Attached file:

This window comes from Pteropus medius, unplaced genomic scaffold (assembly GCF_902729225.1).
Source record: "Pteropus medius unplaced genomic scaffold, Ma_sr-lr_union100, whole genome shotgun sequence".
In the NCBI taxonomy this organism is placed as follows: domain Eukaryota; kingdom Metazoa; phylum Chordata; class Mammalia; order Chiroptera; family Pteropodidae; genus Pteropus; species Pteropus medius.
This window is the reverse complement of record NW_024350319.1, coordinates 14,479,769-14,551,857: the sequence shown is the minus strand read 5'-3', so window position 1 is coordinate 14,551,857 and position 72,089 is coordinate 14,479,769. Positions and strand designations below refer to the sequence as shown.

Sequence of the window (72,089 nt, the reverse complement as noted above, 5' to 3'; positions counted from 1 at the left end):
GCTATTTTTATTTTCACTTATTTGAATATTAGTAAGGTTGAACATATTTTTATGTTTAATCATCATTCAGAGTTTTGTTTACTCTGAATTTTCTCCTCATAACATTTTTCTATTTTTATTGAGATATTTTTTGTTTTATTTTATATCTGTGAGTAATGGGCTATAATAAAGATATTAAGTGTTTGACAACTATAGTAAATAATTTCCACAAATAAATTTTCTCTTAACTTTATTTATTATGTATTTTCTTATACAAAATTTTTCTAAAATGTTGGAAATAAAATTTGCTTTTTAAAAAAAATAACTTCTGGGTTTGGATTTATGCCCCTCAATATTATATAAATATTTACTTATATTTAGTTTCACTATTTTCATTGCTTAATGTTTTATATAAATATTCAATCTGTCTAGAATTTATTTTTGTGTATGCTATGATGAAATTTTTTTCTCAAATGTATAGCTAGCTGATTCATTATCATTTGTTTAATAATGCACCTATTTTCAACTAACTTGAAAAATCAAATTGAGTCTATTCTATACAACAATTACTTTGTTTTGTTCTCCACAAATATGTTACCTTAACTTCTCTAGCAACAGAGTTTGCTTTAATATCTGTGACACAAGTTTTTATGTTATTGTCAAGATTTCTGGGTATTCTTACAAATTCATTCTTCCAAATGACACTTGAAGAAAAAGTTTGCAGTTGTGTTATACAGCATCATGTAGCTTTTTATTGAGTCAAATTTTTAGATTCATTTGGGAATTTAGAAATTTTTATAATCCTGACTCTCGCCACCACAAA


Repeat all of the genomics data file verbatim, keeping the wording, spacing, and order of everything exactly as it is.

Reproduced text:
This window comes from Pteropus medius, unplaced genomic scaffold (assembly GCF_902729225.1).
Source record: "Pteropus medius unplaced genomic scaffold, Ma_sr-lr_union100, whole genome shotgun sequence".
In the NCBI taxonomy this organism is placed as follows: domain Eukaryota; kingdom Metazoa; phylum Chordata; class Mammalia; order Chiroptera; family Pteropodidae; genus Pteropus; species Pteropus medius.
This window is the reverse complement of record NW_024350319.1, coordinates 14,479,769-14,551,857: the sequence shown is the minus strand read 5'-3', so window position 1 is coordinate 14,551,857 and position 72,089 is coordinate 14,479,769. Positions and strand designations below refer to the sequence as shown.

Sequence of the window (72,089 nt, the reverse complement as noted above, 5' to 3'; positions counted from 1 at the left end):
GCTATTTTTATTTTCACTTATTTGAATATTAGTAAGGTTGAACATATTTTTATGTTTAATCATCATTCAGAGTTTTGTTTACTCTGAATTTTCTCCTCATAACATTTTTCTATTTTTATTGAGATATTTTTTGTTTTATTTTATATCTGTGAGTAATGGGCTATAATAAAGATATTAAGTGTTTGACAACTATAGTAAATAATTTCCACAAATAAATTTTCTCTTAACTTTATTTATTATGTATTTTCTTATACAAAATTTTTCTAAAATGTTGGAAATAAAATTTGCTTTTTAAAAAAAATAACTTCTGGGTTTGGATTTATGCCCCTCAATATTATATAAATATTTACTTATATTTAGTTTCACTATTTTCATTGCTTAATGTTTTATATAAATATTCAATCTGTCTAGAATTTATTTTTGTGTATGCTATGATGAAATTTTTTTCTCAAATGTATAGCTAGCTGATTCATTATCATTTGTTTAATAATGCACCTATTTTCAACTAACTTGAAAAATCAAATTGAGTCTATTCTATACAACAATTACTTTGTTTTGTTCTCCACAAATATGTTACCTTAACTTCTCTAGCAACAGAGTTTGCTTTAATATCTGTGACACAAGTTTTTATGTTATTGTCAAGATTTCTGGGTATTCTTACAAATTCATTCTTCCAAATGACACTTGAAGAAAAAGTTTGCAGTTGTGTTATACAGCATCATGTAGCTTTTTATTGAGTCAAATTTTTAGATTCATTTGGGAATTTAGAAATTTTTATAATCCTGACTCTCGCCACCACAAA